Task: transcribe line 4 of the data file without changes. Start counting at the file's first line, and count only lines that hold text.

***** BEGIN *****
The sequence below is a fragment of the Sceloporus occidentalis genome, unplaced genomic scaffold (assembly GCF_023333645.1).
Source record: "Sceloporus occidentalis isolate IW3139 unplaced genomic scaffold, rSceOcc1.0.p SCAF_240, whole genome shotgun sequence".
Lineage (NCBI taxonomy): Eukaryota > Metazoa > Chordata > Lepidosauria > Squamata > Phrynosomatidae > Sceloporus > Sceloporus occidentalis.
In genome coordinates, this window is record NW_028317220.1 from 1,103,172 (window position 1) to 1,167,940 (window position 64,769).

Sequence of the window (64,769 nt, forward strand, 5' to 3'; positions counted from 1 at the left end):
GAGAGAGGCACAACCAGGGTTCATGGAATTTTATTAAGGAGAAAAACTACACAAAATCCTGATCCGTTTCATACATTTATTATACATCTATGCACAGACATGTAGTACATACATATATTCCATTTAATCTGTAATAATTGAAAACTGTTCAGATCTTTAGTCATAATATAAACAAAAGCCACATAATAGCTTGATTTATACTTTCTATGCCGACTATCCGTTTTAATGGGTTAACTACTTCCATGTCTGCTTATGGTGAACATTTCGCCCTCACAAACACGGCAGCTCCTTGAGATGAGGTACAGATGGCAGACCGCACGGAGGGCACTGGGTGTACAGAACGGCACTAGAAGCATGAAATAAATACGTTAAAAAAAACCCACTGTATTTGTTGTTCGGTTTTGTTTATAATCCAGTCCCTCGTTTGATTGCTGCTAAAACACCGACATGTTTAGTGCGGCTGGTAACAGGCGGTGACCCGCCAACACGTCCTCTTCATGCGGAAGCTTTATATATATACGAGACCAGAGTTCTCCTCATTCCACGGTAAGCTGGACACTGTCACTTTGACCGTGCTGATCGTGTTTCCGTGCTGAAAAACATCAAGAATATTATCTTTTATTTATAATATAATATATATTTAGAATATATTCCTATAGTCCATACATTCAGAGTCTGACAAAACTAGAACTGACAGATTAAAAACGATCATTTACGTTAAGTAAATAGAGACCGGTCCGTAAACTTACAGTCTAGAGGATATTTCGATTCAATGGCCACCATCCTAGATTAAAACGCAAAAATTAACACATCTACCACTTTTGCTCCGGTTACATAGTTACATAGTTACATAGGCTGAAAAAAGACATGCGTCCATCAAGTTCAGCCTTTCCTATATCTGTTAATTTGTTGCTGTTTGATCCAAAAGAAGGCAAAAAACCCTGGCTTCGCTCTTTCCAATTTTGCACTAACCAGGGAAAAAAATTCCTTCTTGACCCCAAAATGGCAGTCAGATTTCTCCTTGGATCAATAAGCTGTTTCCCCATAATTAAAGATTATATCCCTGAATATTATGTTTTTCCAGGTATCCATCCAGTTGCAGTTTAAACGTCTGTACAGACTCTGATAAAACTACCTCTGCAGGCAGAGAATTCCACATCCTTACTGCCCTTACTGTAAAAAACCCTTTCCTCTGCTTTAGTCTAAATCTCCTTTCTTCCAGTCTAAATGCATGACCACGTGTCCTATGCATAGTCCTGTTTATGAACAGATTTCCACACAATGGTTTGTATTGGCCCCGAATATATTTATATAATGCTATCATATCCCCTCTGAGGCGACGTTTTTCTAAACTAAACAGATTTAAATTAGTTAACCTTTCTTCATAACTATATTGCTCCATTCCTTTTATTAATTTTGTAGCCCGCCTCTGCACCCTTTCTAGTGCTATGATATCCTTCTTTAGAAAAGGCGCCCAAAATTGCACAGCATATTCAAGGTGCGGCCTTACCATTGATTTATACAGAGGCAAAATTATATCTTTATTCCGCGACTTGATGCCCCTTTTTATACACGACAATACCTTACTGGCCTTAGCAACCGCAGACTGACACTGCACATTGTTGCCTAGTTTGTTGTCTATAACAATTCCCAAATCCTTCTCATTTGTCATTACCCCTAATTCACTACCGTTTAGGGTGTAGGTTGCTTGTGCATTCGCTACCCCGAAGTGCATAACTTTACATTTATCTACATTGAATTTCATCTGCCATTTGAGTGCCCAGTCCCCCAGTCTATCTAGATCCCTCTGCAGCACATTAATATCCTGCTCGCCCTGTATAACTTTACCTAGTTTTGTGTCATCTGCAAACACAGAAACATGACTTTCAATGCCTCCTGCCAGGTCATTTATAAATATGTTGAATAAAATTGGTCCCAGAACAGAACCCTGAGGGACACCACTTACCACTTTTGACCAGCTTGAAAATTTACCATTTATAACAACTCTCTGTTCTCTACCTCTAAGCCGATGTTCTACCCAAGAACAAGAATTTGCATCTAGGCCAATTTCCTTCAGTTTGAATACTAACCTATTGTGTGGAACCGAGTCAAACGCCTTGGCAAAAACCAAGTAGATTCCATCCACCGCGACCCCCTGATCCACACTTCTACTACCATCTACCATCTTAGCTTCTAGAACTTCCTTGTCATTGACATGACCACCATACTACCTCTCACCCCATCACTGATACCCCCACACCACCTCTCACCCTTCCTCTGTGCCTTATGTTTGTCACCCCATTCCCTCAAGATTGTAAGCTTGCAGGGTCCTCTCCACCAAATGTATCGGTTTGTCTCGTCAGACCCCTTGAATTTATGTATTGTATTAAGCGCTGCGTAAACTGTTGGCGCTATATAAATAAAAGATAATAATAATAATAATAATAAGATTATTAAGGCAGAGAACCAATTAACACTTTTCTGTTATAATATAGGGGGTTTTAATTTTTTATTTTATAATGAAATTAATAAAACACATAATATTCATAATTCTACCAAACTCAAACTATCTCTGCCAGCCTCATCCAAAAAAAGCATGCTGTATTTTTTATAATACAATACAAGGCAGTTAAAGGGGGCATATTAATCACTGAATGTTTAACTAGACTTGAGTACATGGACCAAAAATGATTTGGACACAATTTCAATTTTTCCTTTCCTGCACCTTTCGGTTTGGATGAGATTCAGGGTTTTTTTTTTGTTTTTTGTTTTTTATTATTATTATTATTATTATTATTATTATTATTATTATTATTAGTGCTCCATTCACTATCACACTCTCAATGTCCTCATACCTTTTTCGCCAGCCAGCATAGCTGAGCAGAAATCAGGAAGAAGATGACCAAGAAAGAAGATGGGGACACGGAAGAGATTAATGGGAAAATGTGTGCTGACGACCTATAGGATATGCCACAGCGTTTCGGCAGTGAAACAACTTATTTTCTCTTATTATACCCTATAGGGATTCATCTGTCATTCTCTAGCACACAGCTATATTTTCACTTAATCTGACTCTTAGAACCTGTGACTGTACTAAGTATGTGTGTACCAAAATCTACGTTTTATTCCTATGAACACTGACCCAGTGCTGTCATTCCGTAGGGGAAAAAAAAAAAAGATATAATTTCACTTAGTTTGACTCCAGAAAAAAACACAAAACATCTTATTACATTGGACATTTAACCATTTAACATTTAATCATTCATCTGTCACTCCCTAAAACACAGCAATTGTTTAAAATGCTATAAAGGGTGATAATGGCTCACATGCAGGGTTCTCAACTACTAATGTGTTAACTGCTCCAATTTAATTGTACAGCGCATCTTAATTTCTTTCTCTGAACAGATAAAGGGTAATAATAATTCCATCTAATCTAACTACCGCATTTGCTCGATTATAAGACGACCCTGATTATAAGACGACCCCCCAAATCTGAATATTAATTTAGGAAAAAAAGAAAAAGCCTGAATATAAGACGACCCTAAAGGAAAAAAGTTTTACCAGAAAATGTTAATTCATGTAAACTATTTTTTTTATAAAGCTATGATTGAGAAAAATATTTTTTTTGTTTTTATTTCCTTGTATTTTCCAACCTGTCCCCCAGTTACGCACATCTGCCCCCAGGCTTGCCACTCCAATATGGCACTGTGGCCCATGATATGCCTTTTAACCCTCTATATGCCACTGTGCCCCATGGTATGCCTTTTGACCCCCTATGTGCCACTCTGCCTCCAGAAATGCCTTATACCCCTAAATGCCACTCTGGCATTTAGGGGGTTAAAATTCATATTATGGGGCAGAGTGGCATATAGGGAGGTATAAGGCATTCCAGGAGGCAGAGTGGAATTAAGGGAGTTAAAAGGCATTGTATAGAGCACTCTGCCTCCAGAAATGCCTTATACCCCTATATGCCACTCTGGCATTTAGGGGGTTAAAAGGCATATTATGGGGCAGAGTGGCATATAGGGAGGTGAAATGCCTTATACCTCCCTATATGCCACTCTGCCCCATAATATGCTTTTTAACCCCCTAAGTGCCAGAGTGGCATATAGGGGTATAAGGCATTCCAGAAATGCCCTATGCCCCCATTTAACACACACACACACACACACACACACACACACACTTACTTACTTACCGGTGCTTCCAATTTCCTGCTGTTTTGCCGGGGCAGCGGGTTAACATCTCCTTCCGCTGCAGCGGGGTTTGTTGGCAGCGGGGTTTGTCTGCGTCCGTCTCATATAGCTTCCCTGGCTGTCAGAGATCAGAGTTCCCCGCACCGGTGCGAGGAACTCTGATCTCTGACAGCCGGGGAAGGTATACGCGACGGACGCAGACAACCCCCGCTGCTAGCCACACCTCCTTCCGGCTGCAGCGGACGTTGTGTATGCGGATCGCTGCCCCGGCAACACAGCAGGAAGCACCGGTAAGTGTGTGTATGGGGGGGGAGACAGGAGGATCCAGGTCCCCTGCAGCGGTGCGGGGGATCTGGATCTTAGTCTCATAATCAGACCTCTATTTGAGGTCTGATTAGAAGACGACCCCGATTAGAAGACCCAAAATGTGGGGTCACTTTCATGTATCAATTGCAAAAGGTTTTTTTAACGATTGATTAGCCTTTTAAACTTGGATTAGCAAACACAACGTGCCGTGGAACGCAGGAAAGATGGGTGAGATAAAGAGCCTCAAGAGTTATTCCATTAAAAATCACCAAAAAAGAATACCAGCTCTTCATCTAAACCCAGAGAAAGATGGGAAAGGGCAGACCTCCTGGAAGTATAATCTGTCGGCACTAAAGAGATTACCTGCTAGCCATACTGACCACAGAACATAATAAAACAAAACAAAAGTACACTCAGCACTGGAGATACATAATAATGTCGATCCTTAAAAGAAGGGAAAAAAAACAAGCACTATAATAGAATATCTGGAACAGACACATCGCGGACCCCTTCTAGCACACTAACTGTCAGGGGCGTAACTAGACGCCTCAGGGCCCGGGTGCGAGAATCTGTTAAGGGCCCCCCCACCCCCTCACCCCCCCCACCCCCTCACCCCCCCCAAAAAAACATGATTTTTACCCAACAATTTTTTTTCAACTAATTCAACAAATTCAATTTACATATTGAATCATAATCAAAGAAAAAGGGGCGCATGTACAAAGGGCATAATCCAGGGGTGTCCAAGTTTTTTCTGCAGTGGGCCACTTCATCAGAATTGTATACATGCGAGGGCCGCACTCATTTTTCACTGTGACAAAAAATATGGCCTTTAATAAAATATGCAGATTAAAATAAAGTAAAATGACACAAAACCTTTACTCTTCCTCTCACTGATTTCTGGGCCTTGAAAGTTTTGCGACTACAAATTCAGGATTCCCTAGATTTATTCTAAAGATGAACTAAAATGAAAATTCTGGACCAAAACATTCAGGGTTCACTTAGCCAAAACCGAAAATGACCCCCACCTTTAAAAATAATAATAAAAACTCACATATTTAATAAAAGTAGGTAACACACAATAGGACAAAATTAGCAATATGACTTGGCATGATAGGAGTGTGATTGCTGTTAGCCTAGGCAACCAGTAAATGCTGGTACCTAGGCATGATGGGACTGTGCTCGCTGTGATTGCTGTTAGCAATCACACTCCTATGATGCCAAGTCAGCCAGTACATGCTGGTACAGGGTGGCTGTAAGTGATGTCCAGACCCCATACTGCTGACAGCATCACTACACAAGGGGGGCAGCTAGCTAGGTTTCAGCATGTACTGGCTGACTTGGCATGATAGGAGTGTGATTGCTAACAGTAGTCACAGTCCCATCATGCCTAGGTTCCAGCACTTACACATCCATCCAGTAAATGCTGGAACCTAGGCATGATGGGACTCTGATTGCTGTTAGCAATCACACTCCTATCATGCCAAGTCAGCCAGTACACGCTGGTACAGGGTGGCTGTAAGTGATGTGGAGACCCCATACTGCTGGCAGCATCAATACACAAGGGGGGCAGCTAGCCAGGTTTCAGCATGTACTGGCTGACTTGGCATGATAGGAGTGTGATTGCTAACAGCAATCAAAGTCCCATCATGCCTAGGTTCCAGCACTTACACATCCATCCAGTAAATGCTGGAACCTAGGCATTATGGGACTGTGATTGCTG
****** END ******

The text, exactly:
In genome coordinates, this window is record NW_028317220.1 from 1,103,172 (window position 1) to 1,167,940 (window position 64,769).